Our team will be part of the 4th General Conference on Organised Crime

Our team will present work in progress at the 4th General Conference on Organised Crime scheduled to take place in Pisa and online on 4-6 July 2022.

The conference is organised by the Standing Group on Organised Crime (SGOC) of the European Consortium for Political Research (ECPR) in collaboration with the Sant’Anna School of Advanced Studies, the Scuola Normale Superiore and the University of Pisa. This year the conference topic is Crossing territorial and disciplinary (b)orders: empirical, analytical and policy perspectives on organised crime.

Professor Rosaleen Duffy and a member of our Advisory Board, Professor Tanya Wyatt, will be part of a virtual roundtable that will discuss the links between environmental crime and illicit markets. The session is scheduled to take place on July 6th from 15:45.

Dr Teresa Lappe-Osthege and Dr George Iordachescu will present in person the paper ‘Green-collar crimes and the illegal wildlife trade in Europe’ as part of the panel Environment, illegal practice and resilience. The panel will take place on July 4th from 14:00.

Illegal wildlife trade (IWT) is commonly identified as one of the drivers of global biodiversity loss, but as policy responses focus on law enforcement and organised crime, the role of legal entities can be overlooked. This focus obscures the ways that legal and illegal trade can be intertwined and oversimplifies important, but hidden, dynamics. Current debates and policies on IWT could be targeting the wrong actors, and generating the wrong solutions, leading to ineffective law enforcement strategies and conservation outcomes for wildlife. In this paper we will examine how the lens of green-collar crime can sharpen the focus of policy and enforcement initiatives by examining overlooked actors in IWT in Europe. We develop a new conceptual lens that brings together cutting-edge theories of political ecology and green criminology, and apply this to the European context to deconstruct the power dynamics and inequalities that underlie environmental harms caused by green-collar crime. We use the dynamics of illegal trade in brown bears, eels and songbirds as illustrative examples and consider three cross-cutting issues: consumption, uncertain scientific knowledge and legislative frameworks which shape the trade.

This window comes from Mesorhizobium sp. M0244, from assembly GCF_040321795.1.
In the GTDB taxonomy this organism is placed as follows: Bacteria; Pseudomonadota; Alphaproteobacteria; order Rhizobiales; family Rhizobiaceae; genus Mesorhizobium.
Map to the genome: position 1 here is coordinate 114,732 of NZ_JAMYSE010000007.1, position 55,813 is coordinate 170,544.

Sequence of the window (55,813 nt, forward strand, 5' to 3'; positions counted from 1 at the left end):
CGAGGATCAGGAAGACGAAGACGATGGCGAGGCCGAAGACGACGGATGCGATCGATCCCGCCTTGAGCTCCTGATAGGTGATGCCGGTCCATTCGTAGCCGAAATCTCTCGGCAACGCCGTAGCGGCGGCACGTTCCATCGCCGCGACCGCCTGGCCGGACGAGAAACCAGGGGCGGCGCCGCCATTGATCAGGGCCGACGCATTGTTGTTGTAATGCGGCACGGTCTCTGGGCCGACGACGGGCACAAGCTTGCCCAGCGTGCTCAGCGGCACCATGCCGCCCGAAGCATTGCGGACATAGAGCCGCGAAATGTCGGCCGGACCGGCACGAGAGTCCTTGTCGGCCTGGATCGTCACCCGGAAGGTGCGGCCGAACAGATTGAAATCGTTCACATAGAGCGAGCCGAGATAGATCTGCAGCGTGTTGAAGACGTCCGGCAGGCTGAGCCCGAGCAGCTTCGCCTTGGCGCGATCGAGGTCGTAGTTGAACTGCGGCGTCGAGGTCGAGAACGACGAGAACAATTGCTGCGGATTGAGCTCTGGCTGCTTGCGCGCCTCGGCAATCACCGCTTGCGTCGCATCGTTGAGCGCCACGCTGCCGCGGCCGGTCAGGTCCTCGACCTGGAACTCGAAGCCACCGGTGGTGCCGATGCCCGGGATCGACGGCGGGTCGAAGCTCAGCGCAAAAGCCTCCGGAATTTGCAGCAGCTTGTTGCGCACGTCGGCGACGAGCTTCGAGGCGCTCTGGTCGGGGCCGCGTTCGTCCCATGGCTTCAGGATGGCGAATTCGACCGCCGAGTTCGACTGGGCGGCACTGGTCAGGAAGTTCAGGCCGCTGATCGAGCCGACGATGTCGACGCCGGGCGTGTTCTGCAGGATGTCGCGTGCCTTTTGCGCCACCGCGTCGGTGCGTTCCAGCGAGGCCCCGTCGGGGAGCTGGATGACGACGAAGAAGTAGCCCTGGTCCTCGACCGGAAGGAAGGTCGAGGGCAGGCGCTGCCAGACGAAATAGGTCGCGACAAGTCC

You can read more about the program here. If you want to register as an observer you can do so by Thursday 30 June.